Amantadine versus biperiden: a double-blind study of treatment efficacy in neuroleptic extrapyramidal movement disorders.Neuropsychobiology. 1996; 33(2):80-4.N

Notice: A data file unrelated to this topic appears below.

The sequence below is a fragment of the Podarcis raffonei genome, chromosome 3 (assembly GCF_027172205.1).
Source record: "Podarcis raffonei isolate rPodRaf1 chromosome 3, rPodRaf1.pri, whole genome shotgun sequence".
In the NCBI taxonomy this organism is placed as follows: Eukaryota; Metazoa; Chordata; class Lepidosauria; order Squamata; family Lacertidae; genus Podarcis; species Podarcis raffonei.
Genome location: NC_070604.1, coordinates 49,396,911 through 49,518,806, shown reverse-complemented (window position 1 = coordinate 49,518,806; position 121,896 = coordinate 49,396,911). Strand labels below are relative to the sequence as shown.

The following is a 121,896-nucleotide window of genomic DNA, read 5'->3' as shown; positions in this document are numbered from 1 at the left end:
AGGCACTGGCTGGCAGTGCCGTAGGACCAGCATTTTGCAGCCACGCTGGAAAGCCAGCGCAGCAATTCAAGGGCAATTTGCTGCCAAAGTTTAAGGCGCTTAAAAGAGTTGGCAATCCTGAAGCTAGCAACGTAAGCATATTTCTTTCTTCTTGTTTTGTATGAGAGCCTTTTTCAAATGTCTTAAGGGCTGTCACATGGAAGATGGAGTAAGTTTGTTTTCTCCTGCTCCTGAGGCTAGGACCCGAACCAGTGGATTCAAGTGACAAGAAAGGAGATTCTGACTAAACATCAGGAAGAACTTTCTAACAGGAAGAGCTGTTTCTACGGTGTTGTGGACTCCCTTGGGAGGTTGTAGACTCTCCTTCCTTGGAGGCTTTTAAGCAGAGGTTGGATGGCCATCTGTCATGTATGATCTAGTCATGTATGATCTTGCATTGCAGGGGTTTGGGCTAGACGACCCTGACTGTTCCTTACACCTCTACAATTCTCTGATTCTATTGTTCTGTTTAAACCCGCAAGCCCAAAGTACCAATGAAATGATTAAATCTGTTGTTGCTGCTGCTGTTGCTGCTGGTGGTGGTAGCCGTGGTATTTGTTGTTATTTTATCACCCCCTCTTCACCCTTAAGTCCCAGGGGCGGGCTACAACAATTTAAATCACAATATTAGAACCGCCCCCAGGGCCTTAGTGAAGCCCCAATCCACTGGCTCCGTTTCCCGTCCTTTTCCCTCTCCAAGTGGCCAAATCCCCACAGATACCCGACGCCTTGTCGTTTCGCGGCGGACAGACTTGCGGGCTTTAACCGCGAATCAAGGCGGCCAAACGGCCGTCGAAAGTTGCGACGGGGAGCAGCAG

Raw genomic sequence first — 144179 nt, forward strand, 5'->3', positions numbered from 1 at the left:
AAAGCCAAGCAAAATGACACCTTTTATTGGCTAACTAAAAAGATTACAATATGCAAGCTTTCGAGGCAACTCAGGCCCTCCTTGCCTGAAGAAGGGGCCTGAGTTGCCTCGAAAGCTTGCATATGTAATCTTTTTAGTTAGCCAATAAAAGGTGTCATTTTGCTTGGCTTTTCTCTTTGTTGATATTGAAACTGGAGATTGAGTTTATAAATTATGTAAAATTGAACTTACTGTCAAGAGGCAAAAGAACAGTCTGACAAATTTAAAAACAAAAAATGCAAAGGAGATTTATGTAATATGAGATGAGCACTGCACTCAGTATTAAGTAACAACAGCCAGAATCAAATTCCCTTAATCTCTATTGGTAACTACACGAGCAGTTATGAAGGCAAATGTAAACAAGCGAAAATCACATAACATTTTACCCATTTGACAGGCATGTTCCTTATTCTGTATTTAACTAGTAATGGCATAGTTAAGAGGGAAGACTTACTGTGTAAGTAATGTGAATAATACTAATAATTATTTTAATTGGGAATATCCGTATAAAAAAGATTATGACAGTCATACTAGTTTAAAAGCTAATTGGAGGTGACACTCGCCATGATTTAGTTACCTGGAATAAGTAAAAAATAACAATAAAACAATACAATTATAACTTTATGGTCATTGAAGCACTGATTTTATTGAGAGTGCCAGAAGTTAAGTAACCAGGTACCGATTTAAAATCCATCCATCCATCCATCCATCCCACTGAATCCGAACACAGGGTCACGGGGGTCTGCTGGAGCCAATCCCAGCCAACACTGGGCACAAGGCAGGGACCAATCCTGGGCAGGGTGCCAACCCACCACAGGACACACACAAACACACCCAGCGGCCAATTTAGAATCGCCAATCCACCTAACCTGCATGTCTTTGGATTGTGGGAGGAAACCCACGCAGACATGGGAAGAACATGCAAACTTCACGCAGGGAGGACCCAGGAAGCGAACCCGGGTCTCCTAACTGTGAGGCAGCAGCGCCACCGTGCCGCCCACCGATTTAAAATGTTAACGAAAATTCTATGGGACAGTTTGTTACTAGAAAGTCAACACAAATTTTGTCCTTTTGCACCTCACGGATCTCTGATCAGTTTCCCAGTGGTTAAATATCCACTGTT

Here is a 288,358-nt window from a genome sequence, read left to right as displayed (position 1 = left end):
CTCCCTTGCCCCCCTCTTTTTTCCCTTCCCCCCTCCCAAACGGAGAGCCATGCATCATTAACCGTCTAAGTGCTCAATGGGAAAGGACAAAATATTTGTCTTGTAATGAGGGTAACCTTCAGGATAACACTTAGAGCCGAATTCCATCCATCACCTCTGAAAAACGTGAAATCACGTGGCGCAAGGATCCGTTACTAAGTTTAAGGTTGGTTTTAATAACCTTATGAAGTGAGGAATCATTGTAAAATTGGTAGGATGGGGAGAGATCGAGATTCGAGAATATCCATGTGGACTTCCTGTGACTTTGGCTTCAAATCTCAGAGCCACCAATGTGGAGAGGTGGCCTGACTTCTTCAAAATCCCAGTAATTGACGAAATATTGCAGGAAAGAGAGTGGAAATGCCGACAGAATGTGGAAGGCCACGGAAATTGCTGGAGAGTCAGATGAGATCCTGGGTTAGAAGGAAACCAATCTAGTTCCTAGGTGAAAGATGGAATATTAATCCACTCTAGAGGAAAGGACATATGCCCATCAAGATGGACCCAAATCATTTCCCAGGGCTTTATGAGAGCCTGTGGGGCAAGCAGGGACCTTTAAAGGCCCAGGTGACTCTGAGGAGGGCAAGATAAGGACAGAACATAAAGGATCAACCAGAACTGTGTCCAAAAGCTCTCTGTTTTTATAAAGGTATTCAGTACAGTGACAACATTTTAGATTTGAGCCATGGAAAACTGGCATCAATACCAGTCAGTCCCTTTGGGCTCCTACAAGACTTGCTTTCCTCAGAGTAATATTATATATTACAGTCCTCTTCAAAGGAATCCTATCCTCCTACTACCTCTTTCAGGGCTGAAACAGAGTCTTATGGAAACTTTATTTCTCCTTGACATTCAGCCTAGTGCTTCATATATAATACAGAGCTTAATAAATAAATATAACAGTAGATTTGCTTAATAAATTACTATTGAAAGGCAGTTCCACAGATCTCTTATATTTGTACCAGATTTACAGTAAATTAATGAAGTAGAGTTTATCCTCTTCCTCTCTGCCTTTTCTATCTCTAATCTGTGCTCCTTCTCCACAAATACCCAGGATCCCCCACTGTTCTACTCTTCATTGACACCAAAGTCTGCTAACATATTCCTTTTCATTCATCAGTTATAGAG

Anticholinergic treatment of neuroleptic extrapyramidal movement disorders (EPS) has been associated with induction of tardive dyskinesia. Also an increasing abuse of anticholinergics by schizophrenic patients is noted. Since as early as 1976, positive effects of amantadine (AMA) on neuroleptic EPS have been described, therefore a controlled study of these reports seemed worthwhile. Forty-two schizophrenic patients (of which 7 were dropouts) of three centers entered the study and were treated for EPS in a double-blind design: 18 (11 m, 7 f) with AMA and 17 (8 m, 9 f) with biperiden (BIP). Identical preparations of AMA 100 mg, tid) and BIP (2 mg, tid) were used in treatment of haloperidol-induced EPS (AMA, mean 22.4 mg haloperidol; BIP, mean 19.6 mg haloperidol). Effects of treatment and possible side effects were rated: EPS for the intensity of EPS, BPRS for quantification of psychotic symptoms, FSUCL for rating the side effects and KUSTA to document patients' mood. Ratings were recorded on days 0, 3, 7, 14, 28 and at discontinuation, respectively. All patients were treated with haloperidol and levomepromazine (for tranquilization/sleep induction) and the respective antiparkinsonian agent for 14 days. Patient characteristics did not differ significantly in either groups. In the AMA treatment group, 2 patients dropped out for noncompliance, in the BIP group, 5 (3 no effect, 1 noncompliance, 1 agitation). All results as recorded with the different rating instruments showed a significant (p < 0.01) overall improvement, whereas no significant differences between treatment groups could be determined, notably the treatment effect of both drugs on EPS was similar. Thus, the application of AMA in cases of neuroleptic EPS seems justified and is a useful alternative of anticholinergic drugs. Certain advantageous aspects of AMA treatment of EPS with regard to the glutamate hypothesis of schizophrenia and tardive dyskinesia are discussed.